Baby, it's cold outside

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Increased respiratory disease can be a persistent problem in naturally ventilated calf barns in winter. Research on housing calves in naturally ventilated calf barns in winter has identified a few key practices that help reduce respiratory disease:

  • Deep, fluffy bedding that covers a calf’s legs, allowing her to “nest” and lose less body heat.
  • “Blankets certainly do help keep calves warm, but only if they are clean and dry,” say veterinary experts in The Dairyland Initiative NEWS, Winter 2012. “Wet blankets and bedding result in wet calves that require even more energy to stay warm than a dry calf.”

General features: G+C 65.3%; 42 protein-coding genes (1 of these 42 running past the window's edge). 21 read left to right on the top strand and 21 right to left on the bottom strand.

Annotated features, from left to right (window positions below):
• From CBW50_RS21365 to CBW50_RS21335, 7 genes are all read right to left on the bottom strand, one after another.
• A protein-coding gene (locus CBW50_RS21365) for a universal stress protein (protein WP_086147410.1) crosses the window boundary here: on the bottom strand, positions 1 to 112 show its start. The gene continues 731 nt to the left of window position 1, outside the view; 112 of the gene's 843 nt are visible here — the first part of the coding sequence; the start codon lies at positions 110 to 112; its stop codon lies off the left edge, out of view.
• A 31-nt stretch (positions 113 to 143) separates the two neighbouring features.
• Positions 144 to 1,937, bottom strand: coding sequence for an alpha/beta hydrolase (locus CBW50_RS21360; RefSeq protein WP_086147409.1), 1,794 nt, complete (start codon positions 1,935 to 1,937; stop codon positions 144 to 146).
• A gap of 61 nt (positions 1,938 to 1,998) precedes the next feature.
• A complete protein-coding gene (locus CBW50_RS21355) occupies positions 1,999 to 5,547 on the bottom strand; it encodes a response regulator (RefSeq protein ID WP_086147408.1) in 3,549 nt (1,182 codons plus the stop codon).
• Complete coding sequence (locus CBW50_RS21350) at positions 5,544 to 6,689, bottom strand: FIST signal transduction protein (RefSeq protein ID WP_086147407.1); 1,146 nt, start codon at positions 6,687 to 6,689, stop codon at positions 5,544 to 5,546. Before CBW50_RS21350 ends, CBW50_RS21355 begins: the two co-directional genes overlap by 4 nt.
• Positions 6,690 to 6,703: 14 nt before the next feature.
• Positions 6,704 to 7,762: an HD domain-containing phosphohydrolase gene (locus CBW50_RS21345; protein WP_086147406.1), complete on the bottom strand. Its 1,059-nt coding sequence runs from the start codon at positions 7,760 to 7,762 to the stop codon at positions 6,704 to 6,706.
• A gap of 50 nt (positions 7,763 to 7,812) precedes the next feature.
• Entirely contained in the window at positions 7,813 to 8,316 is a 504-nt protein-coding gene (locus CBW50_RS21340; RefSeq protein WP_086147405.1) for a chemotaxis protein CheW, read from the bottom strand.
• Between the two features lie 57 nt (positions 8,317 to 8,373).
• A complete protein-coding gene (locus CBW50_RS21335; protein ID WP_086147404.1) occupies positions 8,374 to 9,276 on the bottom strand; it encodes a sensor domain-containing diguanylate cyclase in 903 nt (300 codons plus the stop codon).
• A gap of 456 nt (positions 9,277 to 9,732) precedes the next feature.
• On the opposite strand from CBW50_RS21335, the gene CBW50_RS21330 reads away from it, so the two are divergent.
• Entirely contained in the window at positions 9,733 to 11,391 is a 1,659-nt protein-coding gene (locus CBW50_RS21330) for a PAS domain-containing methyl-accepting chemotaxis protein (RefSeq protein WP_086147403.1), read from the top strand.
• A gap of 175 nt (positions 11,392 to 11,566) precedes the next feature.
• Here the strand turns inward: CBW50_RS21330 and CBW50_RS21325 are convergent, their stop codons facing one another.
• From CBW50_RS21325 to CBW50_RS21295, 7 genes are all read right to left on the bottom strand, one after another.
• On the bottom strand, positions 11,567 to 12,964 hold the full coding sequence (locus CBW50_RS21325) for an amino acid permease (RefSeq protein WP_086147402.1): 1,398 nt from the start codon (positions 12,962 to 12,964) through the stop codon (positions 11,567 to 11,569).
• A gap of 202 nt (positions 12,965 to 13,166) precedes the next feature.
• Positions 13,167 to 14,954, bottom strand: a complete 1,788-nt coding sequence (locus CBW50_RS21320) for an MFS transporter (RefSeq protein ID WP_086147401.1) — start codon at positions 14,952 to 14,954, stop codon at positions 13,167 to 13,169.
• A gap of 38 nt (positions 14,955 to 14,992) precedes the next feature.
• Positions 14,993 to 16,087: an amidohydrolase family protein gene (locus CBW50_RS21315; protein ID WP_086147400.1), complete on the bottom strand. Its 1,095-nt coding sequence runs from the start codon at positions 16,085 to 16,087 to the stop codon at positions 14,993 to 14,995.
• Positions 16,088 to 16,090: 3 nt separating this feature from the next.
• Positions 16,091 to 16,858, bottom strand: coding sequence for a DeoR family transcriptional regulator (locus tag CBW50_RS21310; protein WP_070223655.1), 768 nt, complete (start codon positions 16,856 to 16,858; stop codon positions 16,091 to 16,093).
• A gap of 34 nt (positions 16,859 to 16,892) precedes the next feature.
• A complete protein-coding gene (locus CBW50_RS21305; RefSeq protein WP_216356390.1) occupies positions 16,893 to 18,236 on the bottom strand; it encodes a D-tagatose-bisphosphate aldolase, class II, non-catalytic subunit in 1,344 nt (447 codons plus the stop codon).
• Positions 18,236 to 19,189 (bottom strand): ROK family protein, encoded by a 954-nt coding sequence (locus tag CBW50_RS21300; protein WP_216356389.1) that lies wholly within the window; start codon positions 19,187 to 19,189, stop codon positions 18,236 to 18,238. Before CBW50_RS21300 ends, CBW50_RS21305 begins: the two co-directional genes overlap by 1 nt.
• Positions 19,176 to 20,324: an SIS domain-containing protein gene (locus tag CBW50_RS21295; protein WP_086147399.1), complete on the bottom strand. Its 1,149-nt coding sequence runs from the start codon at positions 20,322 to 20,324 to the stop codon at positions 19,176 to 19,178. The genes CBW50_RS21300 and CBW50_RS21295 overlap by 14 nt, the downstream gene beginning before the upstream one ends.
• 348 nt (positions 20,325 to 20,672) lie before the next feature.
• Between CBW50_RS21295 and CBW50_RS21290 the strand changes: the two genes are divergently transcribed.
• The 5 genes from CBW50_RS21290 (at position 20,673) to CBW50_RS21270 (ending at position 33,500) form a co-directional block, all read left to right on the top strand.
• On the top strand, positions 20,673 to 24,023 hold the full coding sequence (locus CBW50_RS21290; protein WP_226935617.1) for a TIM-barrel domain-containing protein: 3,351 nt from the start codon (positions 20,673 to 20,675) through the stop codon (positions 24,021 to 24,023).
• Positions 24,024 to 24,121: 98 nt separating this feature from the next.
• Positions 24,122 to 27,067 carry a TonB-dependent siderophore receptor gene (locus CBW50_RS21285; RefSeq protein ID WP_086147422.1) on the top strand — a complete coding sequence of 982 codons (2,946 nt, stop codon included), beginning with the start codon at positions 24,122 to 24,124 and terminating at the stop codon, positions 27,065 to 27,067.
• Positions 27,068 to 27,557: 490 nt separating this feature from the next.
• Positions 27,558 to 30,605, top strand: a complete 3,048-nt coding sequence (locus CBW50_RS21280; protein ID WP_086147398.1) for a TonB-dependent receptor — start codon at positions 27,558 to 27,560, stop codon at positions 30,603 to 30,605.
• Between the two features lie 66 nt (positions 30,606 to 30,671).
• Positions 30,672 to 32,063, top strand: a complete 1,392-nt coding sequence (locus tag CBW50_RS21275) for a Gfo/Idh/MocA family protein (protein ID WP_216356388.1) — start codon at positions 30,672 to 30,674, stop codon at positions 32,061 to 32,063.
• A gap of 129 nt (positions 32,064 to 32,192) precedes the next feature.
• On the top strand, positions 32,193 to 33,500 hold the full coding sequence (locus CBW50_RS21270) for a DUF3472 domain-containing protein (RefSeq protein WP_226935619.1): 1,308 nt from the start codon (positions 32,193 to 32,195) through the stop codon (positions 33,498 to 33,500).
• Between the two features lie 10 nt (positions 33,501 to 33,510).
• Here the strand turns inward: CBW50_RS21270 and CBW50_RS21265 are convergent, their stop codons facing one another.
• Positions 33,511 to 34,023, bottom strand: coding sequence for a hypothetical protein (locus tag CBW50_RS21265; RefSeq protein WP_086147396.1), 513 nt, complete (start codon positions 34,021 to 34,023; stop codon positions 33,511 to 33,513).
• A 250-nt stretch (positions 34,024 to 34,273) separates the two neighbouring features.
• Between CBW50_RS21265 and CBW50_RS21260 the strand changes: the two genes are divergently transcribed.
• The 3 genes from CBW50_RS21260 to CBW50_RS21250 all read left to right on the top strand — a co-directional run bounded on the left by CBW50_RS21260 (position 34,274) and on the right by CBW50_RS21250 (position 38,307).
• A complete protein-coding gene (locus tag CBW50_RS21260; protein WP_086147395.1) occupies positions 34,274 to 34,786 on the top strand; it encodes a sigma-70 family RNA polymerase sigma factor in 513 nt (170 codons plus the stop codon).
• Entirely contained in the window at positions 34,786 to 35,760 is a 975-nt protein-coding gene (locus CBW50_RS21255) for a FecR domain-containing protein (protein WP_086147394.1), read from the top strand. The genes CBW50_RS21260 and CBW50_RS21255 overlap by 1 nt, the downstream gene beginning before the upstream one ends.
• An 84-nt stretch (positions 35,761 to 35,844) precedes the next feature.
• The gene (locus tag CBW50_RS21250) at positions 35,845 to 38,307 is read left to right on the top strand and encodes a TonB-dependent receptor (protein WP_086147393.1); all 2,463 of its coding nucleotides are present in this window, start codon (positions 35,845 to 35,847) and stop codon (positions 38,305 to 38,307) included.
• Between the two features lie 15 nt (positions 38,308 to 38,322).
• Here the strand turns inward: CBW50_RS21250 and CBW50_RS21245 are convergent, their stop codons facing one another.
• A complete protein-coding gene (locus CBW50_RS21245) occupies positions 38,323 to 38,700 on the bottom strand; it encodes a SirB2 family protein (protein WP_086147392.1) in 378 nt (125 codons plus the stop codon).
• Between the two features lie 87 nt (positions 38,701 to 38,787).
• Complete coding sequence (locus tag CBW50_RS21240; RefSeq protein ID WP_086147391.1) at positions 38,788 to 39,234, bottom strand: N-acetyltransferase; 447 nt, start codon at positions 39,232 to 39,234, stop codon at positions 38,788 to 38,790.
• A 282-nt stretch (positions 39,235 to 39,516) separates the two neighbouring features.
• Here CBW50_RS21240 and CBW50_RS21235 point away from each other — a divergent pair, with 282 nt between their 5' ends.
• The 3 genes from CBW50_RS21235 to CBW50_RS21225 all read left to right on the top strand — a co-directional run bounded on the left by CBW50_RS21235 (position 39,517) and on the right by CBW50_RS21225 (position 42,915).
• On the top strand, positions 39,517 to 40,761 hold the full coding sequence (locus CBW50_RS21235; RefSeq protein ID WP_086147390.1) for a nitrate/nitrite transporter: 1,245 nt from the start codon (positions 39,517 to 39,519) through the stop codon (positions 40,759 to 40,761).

• A minimal, yet necessary, number of solid dividers (only between calves for preventing spread of disease.)
  • Low airborne bacterial counts, achieved by keeping air within the pens fresh and dry. Supplemental positive pressure ventilation tube systems improve air quality in barns at calf level, without creating drafts.

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Source: The Dairyland Initiative NEWS, Winter 2012



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